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Two RomesRome and Constantinople in Late Antiquity$
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Lucy Grig and Gavin Kelly

Print publication date: 2012

Print ISBN-13: 9780199739400

Published to Oxford Scholarship Online: May 2012

DOI: 10.1093/acprof:oso/9780199739400.001.0001

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From Rome to New Rome, from Empire to Nation-State

From Rome to New Rome, from Empire to Nation-State

Reopening the Question of Byzantium’s Roman Identity

Chapter:
(p.387) 17 From Rome to New Rome, from Empire to Nation-State
Source:
Two Romes
Author(s):

Anthony Kaldellis

Publisher:
Oxford University Press
DOI:10.1093/acprof:oso/9780199739400.003.0017

The book’s epilogue is a wide-ranging and revisionist essay on the nature of the Byzantine Empire in the middle period (ca. 700–1200) and the place of Constantinople within it. Scholarly orthodoxy, resting on the foundations of both western anti-Byzantinism and Greek nationalism, has been to emphasize the Christian and Greek elements of Byzantium and to downplay or ignore the Byzantines’ self-identification as Romans: Byzantium has been viewed as a multiethnic empire with universalist ideological claims, and the Byzantines’ identification as Romans has been tied to their Christianity or to their political subjection to the Roman emperor and its capital, the New Rome. The chapter proposes that Byzantium —which its own people called Romanía, the land of the Romans—is better defined as the nation-state of the Roman people, and that the emperor and capital’s identity as Roman stemmed from the people’s. The foundations of this Roman identity ran deep, since the Romanization of the eastern empire in the early centuries AD; indeed, they had been laid down for the most part before Constantinople was even founded. The city was an important but not a constitutive element of Roman identity.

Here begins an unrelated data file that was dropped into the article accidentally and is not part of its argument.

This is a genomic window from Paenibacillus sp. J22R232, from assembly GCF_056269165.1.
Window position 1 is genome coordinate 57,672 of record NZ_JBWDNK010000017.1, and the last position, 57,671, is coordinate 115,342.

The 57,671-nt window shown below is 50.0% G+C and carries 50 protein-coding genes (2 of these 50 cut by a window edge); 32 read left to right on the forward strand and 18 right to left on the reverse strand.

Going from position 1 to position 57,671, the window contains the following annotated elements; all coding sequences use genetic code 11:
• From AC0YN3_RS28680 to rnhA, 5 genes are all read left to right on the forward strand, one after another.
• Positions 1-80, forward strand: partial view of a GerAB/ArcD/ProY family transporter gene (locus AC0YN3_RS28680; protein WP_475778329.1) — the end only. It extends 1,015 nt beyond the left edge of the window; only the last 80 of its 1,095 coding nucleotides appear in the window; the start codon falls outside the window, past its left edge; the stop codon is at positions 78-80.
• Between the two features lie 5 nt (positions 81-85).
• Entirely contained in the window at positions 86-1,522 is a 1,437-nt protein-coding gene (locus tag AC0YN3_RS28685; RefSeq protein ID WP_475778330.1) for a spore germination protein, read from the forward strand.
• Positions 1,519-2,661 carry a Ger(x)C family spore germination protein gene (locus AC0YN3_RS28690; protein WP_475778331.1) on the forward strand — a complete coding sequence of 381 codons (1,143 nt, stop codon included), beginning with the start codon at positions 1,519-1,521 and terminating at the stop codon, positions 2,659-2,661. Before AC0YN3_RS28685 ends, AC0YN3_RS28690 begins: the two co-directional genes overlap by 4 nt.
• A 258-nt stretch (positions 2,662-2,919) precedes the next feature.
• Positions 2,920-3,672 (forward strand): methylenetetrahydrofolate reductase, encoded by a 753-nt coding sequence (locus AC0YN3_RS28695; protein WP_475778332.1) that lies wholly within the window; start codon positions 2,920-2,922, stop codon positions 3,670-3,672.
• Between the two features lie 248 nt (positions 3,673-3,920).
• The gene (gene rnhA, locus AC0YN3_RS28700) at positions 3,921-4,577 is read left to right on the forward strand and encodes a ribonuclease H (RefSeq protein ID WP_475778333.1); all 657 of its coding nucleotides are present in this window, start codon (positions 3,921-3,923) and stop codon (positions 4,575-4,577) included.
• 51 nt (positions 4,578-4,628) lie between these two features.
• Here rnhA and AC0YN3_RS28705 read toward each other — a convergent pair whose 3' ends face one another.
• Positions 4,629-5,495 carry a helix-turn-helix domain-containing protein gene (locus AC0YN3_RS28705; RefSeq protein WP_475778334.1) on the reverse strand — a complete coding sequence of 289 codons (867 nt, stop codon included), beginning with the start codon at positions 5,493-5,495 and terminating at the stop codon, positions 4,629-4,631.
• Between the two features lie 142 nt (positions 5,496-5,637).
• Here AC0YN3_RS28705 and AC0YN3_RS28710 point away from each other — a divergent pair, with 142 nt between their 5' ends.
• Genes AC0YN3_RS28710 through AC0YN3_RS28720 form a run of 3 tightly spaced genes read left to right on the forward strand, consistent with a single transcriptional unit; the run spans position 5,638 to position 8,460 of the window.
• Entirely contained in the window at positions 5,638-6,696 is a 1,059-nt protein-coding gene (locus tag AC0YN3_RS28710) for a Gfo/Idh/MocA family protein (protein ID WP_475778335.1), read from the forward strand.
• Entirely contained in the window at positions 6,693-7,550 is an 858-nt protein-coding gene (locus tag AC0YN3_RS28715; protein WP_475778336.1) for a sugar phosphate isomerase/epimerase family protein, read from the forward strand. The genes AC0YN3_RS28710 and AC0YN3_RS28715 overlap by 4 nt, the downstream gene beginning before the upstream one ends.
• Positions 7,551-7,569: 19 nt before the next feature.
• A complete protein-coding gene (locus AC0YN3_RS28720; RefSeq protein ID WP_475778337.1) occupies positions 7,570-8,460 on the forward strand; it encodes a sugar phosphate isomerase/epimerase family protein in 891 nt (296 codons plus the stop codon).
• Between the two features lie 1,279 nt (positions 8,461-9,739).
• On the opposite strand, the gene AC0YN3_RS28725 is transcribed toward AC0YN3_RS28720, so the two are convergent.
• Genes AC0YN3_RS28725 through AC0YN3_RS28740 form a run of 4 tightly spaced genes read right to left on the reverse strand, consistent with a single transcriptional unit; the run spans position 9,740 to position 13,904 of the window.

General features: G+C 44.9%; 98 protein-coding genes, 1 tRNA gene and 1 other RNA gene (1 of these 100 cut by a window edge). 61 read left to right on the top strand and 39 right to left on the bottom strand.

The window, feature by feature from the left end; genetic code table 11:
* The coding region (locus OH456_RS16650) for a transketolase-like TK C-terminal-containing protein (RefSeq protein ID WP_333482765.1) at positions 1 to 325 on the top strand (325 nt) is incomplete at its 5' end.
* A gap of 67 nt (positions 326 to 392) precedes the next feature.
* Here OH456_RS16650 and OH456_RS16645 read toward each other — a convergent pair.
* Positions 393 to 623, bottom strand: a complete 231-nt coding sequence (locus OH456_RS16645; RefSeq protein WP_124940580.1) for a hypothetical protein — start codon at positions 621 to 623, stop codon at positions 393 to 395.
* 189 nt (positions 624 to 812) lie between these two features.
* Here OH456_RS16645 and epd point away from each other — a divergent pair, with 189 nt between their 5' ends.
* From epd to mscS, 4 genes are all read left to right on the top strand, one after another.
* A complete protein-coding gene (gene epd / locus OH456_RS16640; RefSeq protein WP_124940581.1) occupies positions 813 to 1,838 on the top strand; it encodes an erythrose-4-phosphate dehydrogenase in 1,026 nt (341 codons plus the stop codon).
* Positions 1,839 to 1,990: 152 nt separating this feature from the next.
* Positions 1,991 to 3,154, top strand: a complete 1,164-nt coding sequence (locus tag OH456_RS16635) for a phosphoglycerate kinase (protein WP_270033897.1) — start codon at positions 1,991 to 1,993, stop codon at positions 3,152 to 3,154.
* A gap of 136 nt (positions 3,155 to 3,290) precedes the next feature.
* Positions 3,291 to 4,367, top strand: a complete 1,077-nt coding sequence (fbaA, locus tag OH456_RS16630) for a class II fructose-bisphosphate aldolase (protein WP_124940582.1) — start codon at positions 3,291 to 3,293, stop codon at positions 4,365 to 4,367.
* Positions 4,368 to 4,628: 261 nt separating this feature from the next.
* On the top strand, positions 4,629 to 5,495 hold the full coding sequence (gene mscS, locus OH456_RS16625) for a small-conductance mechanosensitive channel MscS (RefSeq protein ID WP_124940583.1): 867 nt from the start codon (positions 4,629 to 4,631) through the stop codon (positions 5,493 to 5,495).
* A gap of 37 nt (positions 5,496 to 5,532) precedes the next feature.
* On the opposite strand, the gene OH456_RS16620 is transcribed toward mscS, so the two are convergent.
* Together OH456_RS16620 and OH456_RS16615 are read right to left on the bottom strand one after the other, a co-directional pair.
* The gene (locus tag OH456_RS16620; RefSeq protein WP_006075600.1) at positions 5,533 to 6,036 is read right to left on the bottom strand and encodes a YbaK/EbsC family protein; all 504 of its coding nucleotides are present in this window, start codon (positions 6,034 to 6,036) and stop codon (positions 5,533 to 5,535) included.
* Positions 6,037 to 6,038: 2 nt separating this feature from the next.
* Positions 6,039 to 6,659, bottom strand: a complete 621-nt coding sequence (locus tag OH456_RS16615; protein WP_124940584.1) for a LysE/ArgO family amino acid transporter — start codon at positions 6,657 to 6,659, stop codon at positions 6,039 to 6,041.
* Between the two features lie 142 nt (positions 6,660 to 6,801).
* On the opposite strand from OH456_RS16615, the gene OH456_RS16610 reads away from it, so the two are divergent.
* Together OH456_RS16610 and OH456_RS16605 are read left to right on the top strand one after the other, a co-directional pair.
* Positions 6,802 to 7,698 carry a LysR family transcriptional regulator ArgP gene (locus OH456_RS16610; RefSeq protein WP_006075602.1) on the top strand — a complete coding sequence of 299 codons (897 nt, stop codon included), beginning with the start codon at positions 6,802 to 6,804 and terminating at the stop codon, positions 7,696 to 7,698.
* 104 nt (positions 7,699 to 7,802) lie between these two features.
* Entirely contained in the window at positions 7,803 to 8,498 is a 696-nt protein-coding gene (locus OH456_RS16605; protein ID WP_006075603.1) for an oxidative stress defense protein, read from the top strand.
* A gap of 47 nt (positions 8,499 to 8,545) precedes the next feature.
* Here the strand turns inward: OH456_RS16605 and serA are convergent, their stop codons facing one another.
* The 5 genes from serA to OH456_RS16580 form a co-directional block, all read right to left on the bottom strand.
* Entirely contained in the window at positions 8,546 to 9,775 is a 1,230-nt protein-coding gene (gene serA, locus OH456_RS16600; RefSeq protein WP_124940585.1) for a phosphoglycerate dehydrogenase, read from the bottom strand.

Keywords:   New Rome, Byzantium, Byzantine Empire, Constantinople, identity, Romanía, Christianity, romanization

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